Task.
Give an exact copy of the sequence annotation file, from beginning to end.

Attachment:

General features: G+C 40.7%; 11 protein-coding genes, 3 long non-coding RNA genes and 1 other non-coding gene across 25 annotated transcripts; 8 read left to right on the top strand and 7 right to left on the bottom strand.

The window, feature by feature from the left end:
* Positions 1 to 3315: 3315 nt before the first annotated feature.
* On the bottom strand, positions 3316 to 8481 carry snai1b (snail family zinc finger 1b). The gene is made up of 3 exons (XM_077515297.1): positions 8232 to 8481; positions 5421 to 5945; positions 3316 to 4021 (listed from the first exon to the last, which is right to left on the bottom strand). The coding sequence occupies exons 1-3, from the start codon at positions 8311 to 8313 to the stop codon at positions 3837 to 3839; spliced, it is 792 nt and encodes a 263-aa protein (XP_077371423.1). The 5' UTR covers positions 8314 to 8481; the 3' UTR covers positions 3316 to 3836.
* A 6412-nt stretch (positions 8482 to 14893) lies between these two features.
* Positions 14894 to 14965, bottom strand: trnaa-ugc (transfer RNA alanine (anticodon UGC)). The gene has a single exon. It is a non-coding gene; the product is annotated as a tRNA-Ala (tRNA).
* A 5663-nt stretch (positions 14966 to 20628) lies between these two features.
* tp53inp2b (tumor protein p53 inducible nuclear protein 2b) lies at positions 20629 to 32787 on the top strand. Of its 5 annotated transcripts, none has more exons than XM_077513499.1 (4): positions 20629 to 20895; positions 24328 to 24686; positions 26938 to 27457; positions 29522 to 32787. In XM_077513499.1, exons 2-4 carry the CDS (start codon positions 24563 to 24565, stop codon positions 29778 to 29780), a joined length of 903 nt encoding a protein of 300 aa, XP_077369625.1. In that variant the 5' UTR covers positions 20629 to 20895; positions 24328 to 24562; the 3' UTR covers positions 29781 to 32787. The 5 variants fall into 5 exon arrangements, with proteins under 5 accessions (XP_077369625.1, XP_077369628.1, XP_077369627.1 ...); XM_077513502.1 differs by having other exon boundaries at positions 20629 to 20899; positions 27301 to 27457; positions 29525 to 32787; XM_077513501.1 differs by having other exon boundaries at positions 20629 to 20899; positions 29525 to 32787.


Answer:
General features: G+C 40.7%; 11 protein-coding genes, 3 long non-coding RNA genes and 1 other non-coding gene across 25 annotated transcripts; 8 read left to right on the top strand and 7 right to left on the bottom strand.

The window, feature by feature from the left end:
* Positions 1 to 3315: 3315 nt before the first annotated feature.
* On the bottom strand, positions 3316 to 8481 carry snai1b (snail family zinc finger 1b). The gene is made up of 3 exons (XM_077515297.1): positions 8232 to 8481; positions 5421 to 5945; positions 3316 to 4021 (listed from the first exon to the last, which is right to left on the bottom strand). The coding sequence occupies exons 1-3, from the start codon at positions 8311 to 8313 to the stop codon at positions 3837 to 3839; spliced, it is 792 nt and encodes a 263-aa protein (XP_077371423.1). The 5' UTR covers positions 8314 to 8481; the 3' UTR covers positions 3316 to 3836.
* A 6412-nt stretch (positions 8482 to 14893) lies between these two features.
* Positions 14894 to 14965, bottom strand: trnaa-ugc (transfer RNA alanine (anticodon UGC)). The gene has a single exon. It is a non-coding gene; the product is annotated as a tRNA-Ala (tRNA).
* A 5663-nt stretch (positions 14966 to 20628) lies between these two features.
* tp53inp2b (tumor protein p53 inducible nuclear protein 2b) lies at positions 20629 to 32787 on the top strand. Of its 5 annotated transcripts, none has more exons than XM_077513499.1 (4): positions 20629 to 20895; positions 24328 to 24686; positions 26938 to 27457; positions 29522 to 32787. In XM_077513499.1, exons 2-4 carry the CDS (start codon positions 24563 to 24565, stop codon positions 29778 to 29780), a joined length of 903 nt encoding a protein of 300 aa, XP_077369625.1. In that variant the 5' UTR covers positions 20629 to 20895; positions 24328 to 24562; the 3' UTR covers positions 29781 to 32787. The 5 variants fall into 5 exon arrangements, with proteins under 5 accessions (XP_077369625.1, XP_077369628.1, XP_077369627.1 ...); XM_077513502.1 differs by having other exon boundaries at positions 20629 to 20899; positions 27301 to 27457; positions 29525 to 32787; XM_077513501.1 differs by having other exon boundaries at positions 20629 to 20899; positions 29525 to 32787.